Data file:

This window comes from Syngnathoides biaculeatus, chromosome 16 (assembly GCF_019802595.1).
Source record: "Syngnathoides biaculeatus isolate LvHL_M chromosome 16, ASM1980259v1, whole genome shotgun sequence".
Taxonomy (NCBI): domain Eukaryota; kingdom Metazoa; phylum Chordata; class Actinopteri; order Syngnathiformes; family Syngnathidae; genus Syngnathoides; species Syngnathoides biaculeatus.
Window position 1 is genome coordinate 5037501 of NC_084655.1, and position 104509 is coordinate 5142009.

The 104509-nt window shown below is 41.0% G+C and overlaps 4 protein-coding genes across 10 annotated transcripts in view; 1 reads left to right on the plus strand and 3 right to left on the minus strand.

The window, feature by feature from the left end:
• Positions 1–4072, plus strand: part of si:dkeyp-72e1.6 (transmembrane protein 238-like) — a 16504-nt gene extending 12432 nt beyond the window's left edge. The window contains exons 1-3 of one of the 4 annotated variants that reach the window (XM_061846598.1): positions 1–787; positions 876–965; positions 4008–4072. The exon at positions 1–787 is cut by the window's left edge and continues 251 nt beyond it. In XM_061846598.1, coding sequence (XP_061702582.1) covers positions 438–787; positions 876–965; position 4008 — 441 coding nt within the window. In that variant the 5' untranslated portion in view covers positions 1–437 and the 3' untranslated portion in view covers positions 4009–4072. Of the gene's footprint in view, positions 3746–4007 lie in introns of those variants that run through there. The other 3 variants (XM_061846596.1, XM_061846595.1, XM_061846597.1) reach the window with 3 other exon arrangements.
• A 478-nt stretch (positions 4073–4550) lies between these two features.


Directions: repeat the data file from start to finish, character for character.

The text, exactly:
This window comes from Syngnathoides biaculeatus, chromosome 16 (assembly GCF_019802595.1).
Source record: "Syngnathoides biaculeatus isolate LvHL_M chromosome 16, ASM1980259v1, whole genome shotgun sequence".
Taxonomy (NCBI): domain Eukaryota; kingdom Metazoa; phylum Chordata; class Actinopteri; order Syngnathiformes; family Syngnathidae; genus Syngnathoides; species Syngnathoides biaculeatus.
Window position 1 is genome coordinate 5037501 of NC_084655.1, and position 104509 is coordinate 5142009.

The 104509-nt window shown below is 41.0% G+C and overlaps 4 protein-coding genes across 10 annotated transcripts in view; 1 reads left to right on the plus strand and 3 right to left on the minus strand.

The window, feature by feature from the left end:
• Positions 1–4072, plus strand: part of si:dkeyp-72e1.6 (transmembrane protein 238-like) — a 16504-nt gene extending 12432 nt beyond the window's left edge. The window contains exons 1-3 of one of the 4 annotated variants that reach the window (XM_061846598.1): positions 1–787; positions 876–965; positions 4008–4072. The exon at positions 1–787 is cut by the window's left edge and continues 251 nt beyond it. In XM_061846598.1, coding sequence (XP_061702582.1) covers positions 438–787; positions 876–965; position 4008 — 441 coding nt within the window. In that variant the 5' untranslated portion in view covers positions 1–437 and the 3' untranslated portion in view covers positions 4009–4072. Of the gene's footprint in view, positions 3746–4007 lie in introns of those variants that run through there. The other 3 variants (XM_061846596.1, XM_061846595.1, XM_061846597.1) reach the window with 3 other exon arrangements.
• A 478-nt stretch (positions 4073–4550) lies between these two features.